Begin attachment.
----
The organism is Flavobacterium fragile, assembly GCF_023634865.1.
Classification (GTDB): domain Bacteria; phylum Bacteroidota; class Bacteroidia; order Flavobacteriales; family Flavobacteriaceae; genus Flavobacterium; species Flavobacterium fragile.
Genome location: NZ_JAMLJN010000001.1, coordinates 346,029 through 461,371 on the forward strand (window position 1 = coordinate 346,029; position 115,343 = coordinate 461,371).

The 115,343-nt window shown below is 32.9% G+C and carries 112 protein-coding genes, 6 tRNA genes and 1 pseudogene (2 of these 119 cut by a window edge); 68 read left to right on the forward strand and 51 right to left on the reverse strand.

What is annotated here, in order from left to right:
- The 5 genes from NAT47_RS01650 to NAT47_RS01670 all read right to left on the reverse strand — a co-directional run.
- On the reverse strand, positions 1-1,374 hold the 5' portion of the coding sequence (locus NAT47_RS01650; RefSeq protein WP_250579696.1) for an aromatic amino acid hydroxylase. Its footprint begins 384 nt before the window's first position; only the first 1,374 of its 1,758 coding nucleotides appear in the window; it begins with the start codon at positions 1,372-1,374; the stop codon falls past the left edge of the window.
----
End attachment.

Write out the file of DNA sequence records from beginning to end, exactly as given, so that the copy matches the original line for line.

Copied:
The organism is Flavobacterium fragile, assembly GCF_023634865.1.
Classification (GTDB): domain Bacteria; phylum Bacteroidota; class Bacteroidia; order Flavobacteriales; family Flavobacteriaceae; genus Flavobacterium; species Flavobacterium fragile.
Genome location: NZ_JAMLJN010000001.1, coordinates 346,029 through 461,371 on the forward strand (window position 1 = coordinate 346,029; position 115,343 = coordinate 461,371).

The 115,343-nt window shown below is 32.9% G+C and carries 112 protein-coding genes, 6 tRNA genes and 1 pseudogene (2 of these 119 cut by a window edge); 68 read left to right on the forward strand and 51 right to left on the reverse strand.

What is annotated here, in order from left to right:
- The 5 genes from NAT47_RS01650 to NAT47_RS01670 all read right to left on the reverse strand — a co-directional run.
- On the reverse strand, positions 1-1,374 hold the 5' portion of the coding sequence (locus NAT47_RS01650; RefSeq protein WP_250579696.1) for an aromatic amino acid hydroxylase. Its footprint begins 384 nt before the window's first position; only the first 1,374 of its 1,758 coding nucleotides appear in the window; it begins with the start codon at positions 1,372-1,374; the stop codon falls past the left edge of the window.